Grizzlies start league play against desperate Vikings

After a one-week delay, the Ashland High football team will finally make its Southern Sky Conference debut on Friday night.

As Grizzly football players were crammed into their locker room to study game tape on Wednesday, blank stares into the projection screen indicated that the delay had lasted a week too long for most of them.

"It was a bummer, and everyone wishes we could reschedule (the game forfeited to Crater)," senior receiver Lucas Stone said. "I don't know "¦ it was just a bummer."

Added senior Joe Maulsby: "It felt really weird. I don't know "¦ It was just a bad feeling sitting there on Friday night as a senior knowing we were giving away a game."

Already in an 0-1 hole in league play, the Grizzlies do know that they have little time to turn the page heading into a three-week stretch that will ultimately decide their playoff fate.

Their opponent and hosts for their first on-field meeting with an SSC opponent will be Mazama (4-3, 0-2 SSC), which itself has plenty of work left to do in order to keep postseason hopes alive with only two league contests remaining.

After starting the season hot with four wins in the first five weeks, the Vikings have lost their first two SSC games by a total of nine points to Klamath Union and Eagle Point.

Without even having taken the field yet for an SSC game, the Grizzlies will be thrown right in the middle of a desperation game against a desperate team — both sides having no time to waste in the battle for one of the league's three playoff spots.

"There's definitely a sense of urgency that's come over us in a hurry," said Maulsby, who at linebacker shares the team lead for tackles with 27, while also the only Grizzly with multiple sacks.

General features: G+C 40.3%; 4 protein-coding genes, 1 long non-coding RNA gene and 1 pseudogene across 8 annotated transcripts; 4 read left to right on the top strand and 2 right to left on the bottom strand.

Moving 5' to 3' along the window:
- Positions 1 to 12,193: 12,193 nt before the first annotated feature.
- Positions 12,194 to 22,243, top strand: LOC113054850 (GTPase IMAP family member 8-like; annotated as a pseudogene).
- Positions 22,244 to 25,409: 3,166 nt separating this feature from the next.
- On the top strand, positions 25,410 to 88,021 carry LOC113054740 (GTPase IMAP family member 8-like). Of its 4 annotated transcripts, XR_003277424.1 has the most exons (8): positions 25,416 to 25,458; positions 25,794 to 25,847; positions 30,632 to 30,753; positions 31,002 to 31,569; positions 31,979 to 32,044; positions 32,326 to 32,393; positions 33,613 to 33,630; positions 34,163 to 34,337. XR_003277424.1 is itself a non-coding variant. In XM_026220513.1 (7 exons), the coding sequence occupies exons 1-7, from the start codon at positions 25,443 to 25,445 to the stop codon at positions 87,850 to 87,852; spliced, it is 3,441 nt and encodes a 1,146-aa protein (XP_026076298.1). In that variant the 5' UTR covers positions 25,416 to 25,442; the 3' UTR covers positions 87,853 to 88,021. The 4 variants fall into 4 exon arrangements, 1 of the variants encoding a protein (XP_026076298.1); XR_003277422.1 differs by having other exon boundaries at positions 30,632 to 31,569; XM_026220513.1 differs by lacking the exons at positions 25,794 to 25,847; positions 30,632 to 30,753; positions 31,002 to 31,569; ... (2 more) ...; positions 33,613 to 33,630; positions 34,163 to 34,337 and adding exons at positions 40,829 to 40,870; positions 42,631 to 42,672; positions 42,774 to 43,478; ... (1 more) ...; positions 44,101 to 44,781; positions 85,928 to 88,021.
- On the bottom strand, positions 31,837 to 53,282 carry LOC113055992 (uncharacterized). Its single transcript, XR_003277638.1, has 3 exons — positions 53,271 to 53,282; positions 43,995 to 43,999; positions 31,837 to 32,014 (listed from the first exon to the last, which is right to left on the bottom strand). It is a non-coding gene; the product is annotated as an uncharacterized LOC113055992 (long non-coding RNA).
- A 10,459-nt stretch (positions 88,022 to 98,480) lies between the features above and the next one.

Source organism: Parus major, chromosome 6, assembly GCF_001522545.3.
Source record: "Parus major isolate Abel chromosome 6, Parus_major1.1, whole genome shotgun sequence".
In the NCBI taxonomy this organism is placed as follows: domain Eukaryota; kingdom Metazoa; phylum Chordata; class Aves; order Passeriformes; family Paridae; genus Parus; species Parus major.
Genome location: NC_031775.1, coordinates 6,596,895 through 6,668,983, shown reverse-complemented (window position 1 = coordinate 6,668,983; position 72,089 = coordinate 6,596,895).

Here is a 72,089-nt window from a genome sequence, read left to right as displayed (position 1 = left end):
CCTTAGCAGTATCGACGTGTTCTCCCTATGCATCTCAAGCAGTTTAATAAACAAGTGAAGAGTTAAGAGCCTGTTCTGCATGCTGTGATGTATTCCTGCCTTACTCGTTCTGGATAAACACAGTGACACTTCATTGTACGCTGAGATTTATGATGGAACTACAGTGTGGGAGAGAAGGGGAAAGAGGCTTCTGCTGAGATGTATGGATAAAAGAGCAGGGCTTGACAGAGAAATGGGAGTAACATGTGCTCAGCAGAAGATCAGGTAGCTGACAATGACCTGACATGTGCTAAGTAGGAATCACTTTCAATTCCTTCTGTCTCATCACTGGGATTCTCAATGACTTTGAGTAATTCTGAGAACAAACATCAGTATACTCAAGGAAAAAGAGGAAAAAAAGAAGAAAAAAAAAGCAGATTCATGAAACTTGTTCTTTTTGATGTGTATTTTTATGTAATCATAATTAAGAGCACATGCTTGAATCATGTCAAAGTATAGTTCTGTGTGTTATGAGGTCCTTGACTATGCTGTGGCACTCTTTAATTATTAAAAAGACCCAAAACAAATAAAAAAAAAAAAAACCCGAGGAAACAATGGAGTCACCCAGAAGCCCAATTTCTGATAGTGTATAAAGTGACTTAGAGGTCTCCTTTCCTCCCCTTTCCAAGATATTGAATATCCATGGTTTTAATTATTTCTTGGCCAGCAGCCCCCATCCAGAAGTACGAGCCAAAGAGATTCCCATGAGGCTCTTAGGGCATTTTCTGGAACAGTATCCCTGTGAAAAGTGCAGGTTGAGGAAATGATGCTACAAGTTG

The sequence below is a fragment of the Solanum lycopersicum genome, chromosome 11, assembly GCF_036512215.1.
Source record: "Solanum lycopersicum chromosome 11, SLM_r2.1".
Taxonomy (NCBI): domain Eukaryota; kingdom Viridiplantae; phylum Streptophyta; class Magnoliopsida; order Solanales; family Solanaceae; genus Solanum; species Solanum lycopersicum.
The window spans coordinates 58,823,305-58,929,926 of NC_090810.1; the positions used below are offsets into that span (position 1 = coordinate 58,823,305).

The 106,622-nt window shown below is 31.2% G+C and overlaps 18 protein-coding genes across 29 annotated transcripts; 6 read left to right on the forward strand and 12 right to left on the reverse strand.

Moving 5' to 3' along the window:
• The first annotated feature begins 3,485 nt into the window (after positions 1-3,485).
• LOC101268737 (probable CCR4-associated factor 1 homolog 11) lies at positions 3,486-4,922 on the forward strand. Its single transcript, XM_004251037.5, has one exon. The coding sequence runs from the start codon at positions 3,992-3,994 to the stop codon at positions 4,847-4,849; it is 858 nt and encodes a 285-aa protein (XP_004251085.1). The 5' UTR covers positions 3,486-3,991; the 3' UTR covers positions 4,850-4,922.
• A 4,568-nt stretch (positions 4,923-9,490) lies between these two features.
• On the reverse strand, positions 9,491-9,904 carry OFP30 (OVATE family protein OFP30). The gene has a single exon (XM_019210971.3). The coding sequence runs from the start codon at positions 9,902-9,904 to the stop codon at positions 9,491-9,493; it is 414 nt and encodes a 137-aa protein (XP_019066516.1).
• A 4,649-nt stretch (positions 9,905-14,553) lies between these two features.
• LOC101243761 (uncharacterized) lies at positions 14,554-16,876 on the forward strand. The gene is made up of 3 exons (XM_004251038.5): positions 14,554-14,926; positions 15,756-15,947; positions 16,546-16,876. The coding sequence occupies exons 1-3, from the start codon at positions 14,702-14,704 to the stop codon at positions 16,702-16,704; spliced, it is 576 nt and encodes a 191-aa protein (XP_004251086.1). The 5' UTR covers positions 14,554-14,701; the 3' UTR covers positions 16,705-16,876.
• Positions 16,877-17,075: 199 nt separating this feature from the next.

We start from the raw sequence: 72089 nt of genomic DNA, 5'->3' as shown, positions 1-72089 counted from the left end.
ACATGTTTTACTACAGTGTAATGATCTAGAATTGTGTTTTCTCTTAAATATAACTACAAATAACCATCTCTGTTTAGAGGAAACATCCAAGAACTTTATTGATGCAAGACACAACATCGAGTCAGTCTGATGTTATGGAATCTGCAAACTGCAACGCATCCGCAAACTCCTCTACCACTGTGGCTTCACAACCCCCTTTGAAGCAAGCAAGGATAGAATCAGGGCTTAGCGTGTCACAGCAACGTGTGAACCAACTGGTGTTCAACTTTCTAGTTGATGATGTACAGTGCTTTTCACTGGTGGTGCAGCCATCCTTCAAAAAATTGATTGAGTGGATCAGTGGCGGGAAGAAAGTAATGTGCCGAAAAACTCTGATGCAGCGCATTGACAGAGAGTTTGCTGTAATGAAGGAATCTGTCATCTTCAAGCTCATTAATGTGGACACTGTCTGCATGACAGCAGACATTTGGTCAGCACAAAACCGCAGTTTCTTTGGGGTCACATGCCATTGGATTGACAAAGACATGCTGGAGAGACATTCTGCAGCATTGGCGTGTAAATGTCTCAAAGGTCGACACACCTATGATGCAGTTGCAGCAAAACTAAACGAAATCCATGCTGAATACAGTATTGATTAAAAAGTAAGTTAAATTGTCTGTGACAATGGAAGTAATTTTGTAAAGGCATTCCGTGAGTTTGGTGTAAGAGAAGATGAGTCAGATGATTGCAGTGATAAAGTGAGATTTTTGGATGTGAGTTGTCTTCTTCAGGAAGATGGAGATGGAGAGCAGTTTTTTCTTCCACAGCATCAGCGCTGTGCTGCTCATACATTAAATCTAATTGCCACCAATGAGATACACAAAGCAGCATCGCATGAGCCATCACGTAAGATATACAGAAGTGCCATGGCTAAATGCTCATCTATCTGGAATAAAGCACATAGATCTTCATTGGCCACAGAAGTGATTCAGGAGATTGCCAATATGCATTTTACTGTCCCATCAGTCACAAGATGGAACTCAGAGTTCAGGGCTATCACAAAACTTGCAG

"People are starting to feel the pressure a little bit," he said, "and they probably should because this is a huge game."

With only one win in the last six weeks, Ashland was shutout in its last nonconference game at Bend as has yet to win a game on the road, posting an 0-3 record away from Walter A. Phillips Field.

The offense remains a wild card, particularly on the ground where the Grizzlies haven't had an individual rush for more than 63 yards in a game all season. Ashland's opponents, meanwhile, are averaging almost 100 more yards on the ground when matched up against them.

"We haven't hit our stride yet," said Stone, who is second on the team in receptions and leads receivers with three scores in the air. "We've had sparks where we've shown our potential and done some good things but still haven't put it together for an entire game. I still think we can surprise some people when we do, though."

Offensively, there has been a glaring lack of an impact player. Defensively, there has been a glaring lack of consistency. In four losses, Ashland has surrendered an average of 24 points, while in wins they've given up just 10.5.

Maulsby says the defense will have its hands full against a Vikings squad that has displayed plenty of athleticism, at least on film.

"We're just going to have to do our best to contain them," he said. "We know they're fast and they have a big guard that likes to lead most of their plays. There are definitely some guys that can make things happen on offense, but if we contain I think we'll be all right."

Ashland junior quarterback Jake Scarminach, who has been the team's leading rusher while completing almost 60 percent of his passes, will need to get the game going through the air after completing only two passes apiece to Stone and receptions-leader Mason Costantino two weeks ago in Bend.

"Everyone has to do one-eleventh of the job on the field because we don't have that one guy who is just going to take over a game," Stone said, "so I think we're a team that can do nothing but improve as we keep getting guys on the same page.

"If we can begin to move the ball more consistently, we know we can be in the playoffs. All we can do is try to win out, and everything else is out of our hands."

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